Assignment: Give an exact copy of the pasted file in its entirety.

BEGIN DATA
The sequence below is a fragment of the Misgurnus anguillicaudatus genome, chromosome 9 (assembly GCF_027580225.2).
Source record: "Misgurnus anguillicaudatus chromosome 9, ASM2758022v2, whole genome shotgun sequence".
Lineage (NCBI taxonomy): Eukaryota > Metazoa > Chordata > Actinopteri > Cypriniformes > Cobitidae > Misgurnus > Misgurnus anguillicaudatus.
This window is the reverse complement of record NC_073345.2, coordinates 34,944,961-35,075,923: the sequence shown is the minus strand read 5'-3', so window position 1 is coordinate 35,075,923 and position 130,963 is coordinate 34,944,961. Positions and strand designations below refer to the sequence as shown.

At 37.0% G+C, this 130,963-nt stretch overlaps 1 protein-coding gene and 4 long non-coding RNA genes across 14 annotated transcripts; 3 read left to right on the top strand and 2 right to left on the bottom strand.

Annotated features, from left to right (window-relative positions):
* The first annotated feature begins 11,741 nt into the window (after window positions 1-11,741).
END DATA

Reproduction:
The sequence below is a fragment of the Misgurnus anguillicaudatus genome, chromosome 9 (assembly GCF_027580225.2).
Source record: "Misgurnus anguillicaudatus chromosome 9, ASM2758022v2, whole genome shotgun sequence".
Lineage (NCBI taxonomy): Eukaryota > Metazoa > Chordata > Actinopteri > Cypriniformes > Cobitidae > Misgurnus > Misgurnus anguillicaudatus.
This window is the reverse complement of record NC_073345.2, coordinates 34,944,961-35,075,923: the sequence shown is the minus strand read 5'-3', so window position 1 is coordinate 35,075,923 and position 130,963 is coordinate 34,944,961. Positions and strand designations below refer to the sequence as shown.

At 37.0% G+C, this 130,963-nt stretch overlaps 1 protein-coding gene and 4 long non-coding RNA genes across 14 annotated transcripts; 3 read left to right on the top strand and 2 right to left on the bottom strand.

Annotated features, from left to right (window-relative positions):
* The first annotated feature begins 11,741 nt into the window (after window positions 1-11,741).